By Betsy Rothstein - 12/13/05 12:00 AM EST
Devin Talbott, his brother Adrian and Justin Rockefeller have such privileged lives that they must be tempted to get on with them and let other young people get on with theirs unaided.
But they’re spending a good deal of time in an effort, which others have tried in vain before, to get their generation involved in politics.
Devin, 29, and Adrian, 25, are the sons of Strobe Talbott, former deputy secretary of state in the Clinton administration and now president of the Brookings Institution. Rockefeller, 26, is the son of Sen. Jay RockefellerJay RockefellerLobbying world Overnight Tech: Senators place holds on FCC commissioner Overnight Tech: Senate panel to vote on Dem FCC commissioner MORE (D-W.Va.).
None of these young men rules out running for office someday, but all shoo it away as something far off and unlikely.
Shortly after the 2004 presidential election, in which groups such as Rock the Vote or Vote or Die poured in to get young people to the polls, the three had a new idea about how to reach the disengaged generation. For instance, they believed young people should be exposed to more than P. Diddy, Bruce Springstein and the Dixie Chicks.
Adrian was coming off the losing North Carolina Democratic Senate campaign of Erskine Bowles, President Clinton’s White House chief of staff. Devin was working in Manhattan at Lazard, the investment-banking firm, and Justin was working in government and community relations at New York’s Museum of Modern Art.
The brothers decided that young voters were being patronized. “Young voters need to be involved on a more substantive level,” Devin says. He wouldn’t turn P. Diddy away from an event, as long as a political figure such as Colin Powell was there, too.
“Politics can and should be fun, but ... they weren’t being addressed as adults. They weren’t being talked to about the issues,” Devin says.
The Talbotts, both Democrats, brainstormed at a wedding in Kansas City, Mo., and knew they had to get involved. They enlisted Rockefeller, a friend they had grown up with in political Washington. In February 2005, the trio launched Generation Engage at Kennedy Center, with Coretta Scott King, widow of the Rev. Martin Luther King Jr., and Sen. Chuck HagelChuck HagelThere's still time for another third-party option Hagel says NATO deployment could spark a new Cold War with Russia Overnight Defense: House panel unveils 5B defense spending bill MORE (R-Neb.) as keynote speakers.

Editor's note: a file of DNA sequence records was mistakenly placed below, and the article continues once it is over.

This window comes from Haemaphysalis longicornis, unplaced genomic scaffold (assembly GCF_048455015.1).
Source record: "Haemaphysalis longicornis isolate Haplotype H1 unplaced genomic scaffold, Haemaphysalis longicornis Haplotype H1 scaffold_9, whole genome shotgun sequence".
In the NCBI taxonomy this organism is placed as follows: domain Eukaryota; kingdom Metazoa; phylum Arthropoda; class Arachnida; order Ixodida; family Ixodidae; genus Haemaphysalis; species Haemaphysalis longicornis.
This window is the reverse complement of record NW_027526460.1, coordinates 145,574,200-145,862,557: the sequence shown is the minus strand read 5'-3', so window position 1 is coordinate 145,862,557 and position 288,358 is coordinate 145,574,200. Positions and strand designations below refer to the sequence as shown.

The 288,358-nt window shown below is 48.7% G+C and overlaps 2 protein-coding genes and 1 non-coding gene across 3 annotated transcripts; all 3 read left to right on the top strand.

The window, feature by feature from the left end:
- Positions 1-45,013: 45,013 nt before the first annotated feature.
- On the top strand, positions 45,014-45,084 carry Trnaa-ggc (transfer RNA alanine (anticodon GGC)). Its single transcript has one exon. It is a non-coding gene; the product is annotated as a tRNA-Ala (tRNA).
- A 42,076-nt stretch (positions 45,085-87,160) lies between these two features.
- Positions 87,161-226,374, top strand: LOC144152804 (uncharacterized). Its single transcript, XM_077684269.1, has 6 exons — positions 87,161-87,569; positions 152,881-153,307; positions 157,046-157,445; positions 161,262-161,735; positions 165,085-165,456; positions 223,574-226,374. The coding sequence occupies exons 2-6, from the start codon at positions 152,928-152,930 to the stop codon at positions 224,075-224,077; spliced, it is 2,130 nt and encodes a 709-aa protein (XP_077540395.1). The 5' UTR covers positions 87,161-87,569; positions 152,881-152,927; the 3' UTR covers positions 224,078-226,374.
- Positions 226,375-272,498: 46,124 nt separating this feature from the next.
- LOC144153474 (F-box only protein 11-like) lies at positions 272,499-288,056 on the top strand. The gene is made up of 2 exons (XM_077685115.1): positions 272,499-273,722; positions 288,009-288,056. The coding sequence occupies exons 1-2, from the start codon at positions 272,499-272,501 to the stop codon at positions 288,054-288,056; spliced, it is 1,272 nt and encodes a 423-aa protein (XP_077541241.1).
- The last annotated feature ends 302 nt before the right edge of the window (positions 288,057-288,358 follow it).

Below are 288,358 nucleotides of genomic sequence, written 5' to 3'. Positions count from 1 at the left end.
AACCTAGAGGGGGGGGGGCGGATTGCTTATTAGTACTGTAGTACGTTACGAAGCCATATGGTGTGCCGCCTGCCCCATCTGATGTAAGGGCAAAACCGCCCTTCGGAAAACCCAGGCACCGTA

“The genesis was not based on a discontent with the outcome of the election,” Devin says. “We are building grassroots, local efforts, independent of national election cycles.”
The group now has offices in Washington, Raleigh and Richmond and is looking to open one in Manhattan.
Rockefeller says he doesn’t regret quitting his museum job. “I can see myself going to law school and business school later,” he says, “but for now this is a great experience and, I believe, really important work. Other groups are trying. I think we have the most effective approach to the problem.”
The problem? “Young people don’t see politics as a means to an end,” says Rockefeller, “but they are not apathetic. If I thought young people were apathetic, this project would be pointless. They aren’t apathetic. They do care.
“The problem is they feel detached from the process because they feel candidates ignore them. It’s one thing to have someone tell you to register to vote; it’s another to see for yourself why you should vote, why you should be involved in your community.”
The organization, still young at 11 months, is adamantly bipartisan and is not just another vehicle for young people ages 18-24 to register to vote, although that is part of the idea. It aims to teach young people who are not in college why they should care about the political process.
Generation Engage seeks out young people in their communities, at midnight basketball leagues, at cybercaf�s, hip restaurants and bars and enlists them in the cause. Then the leaders use their contacts to help expose their recruits to political officials at all levels — mayors, governors, ex-presidents and members of Congress.